TORONTO—The portrayal of Chinese traditional culture in Shen Yun Performing Arts’ opening show at Toronto’s Sony Centre on Thursday night highly impressed Benjamin Sigler and his wife, Nikki Sigler.
“I thought the show was excellent, fantastic,” said Mr. Sigler, vice president of SafeSpend Technologies, developer of the Penguin Card which can be used in stores like a credit card.
“It was very colourful, the choreography was beautiful. I especially liked the diversity in the dance between the male performers and female performers—very interesting. The subtleties of the show caught my attention and were very, very pretty.”
Beyond presenting myths from China’s rich 5,000-year history, Shen Yun presents some dances touching on issues of contemporary China, including the suppression of spiritual belief and freedom of expression. This resonated with Mr. Sigler.
“The idea of how communism is crushing the … free spirit and freedom of religion—this I noticed, a message that was trying to be portrayed this evening. I thought that was fascinating, something I myself identify with,” he said.
Mr. Sigler felt such a deep connection to the performance that he said he didn’t even need the introductions of the emcees before each piece or the lyrics of the songs by the soprano and the tenors displayed on the hi-tech digital backdrops.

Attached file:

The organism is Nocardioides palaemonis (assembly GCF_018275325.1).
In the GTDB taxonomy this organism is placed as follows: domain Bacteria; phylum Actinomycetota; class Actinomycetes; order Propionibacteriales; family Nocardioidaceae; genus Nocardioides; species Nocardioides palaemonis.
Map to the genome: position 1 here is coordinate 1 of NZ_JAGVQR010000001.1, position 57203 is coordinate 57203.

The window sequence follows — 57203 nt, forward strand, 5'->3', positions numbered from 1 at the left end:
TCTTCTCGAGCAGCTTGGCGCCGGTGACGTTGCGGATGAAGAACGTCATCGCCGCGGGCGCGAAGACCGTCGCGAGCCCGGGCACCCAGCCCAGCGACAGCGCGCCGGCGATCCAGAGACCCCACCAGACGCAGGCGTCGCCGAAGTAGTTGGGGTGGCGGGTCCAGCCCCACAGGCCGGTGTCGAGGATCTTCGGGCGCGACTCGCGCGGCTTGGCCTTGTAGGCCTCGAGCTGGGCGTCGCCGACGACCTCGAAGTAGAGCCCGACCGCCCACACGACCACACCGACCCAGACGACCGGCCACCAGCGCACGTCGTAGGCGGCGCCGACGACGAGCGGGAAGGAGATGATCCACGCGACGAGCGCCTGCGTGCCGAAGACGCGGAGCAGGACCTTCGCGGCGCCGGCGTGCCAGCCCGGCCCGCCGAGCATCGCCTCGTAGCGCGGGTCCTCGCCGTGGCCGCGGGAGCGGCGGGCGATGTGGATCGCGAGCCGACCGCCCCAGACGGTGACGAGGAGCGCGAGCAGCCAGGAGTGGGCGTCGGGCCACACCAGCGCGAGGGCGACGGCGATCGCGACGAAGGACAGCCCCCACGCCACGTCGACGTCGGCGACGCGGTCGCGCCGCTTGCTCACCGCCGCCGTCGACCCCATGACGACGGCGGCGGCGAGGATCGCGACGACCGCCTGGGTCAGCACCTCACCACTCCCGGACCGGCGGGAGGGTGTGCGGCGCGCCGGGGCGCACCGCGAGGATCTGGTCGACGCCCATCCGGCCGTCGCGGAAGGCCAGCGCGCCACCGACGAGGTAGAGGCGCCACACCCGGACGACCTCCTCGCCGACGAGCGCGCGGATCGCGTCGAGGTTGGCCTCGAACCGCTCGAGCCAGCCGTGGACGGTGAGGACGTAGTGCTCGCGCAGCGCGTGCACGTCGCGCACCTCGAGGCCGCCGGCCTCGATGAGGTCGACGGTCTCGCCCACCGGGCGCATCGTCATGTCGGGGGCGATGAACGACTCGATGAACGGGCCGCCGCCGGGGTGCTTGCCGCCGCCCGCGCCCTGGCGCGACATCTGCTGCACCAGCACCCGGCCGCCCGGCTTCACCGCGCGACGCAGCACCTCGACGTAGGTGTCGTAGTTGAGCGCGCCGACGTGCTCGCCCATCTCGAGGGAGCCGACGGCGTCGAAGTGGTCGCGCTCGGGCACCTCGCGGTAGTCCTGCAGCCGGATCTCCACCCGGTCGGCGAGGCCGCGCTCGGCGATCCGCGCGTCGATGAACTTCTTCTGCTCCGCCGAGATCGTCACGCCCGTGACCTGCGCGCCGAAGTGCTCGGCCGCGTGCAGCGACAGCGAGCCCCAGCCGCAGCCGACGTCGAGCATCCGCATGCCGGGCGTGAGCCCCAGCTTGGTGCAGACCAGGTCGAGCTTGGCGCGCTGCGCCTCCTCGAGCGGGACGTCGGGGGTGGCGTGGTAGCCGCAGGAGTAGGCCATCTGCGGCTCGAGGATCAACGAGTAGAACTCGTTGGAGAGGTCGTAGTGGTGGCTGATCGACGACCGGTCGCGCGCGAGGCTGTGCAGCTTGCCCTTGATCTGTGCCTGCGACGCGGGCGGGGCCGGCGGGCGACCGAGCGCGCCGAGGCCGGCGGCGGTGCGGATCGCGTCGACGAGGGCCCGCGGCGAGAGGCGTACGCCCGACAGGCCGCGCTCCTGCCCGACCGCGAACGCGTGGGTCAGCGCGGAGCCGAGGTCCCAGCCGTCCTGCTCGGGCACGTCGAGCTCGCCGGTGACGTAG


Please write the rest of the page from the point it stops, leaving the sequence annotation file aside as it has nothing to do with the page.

“Even if there weren’t words, I think I could have deduced the meaning of the performance just by the music and the choreography alone,” he said.
Shen Yun presents ethnic and folk dances as well as classical Chinese dance, an ancient Chinese art form.
Mr. Sigler noted that the female dancers were graceful, while the male ones were more powerful. As New York-based Shen Yun’s mission is to revive the essence of Chinese culture, it’s not surprising that Mr. Sigler, who is familiar with some of China’s traditions, noticed the complementing characteristics of yin and the yang, which traditional Chinese culture upheld.
Mrs. Sigler, a graphic designer, agreed with her husband on the subject of the complementing choreography of the male and the female dances.
“The dancing was beautiful, the performance was beautiful. I loved the way that the women were so graceful, and the choreography was perfect. Everything was very in-time, moved so nicely together,” she said.
Coming in with a graphic computer designer’s critical eye, Mrs. Sigler complimented not only the animated digital backdrops but also another striking aspect of Shen Yun:
“I appreciate the colours that were used and the drama of the combination of the colours—that’s what I gravitate to because that’s what I do, so that was beautiful for me.”
“I drew a lot of inspiration.”
Reporting by interviewer and Kristina Skorbach.
Shen Yun will perform at the Sony Centre until Sunday, Jan. 16. For more information, visit ShenYunPerformingArts.org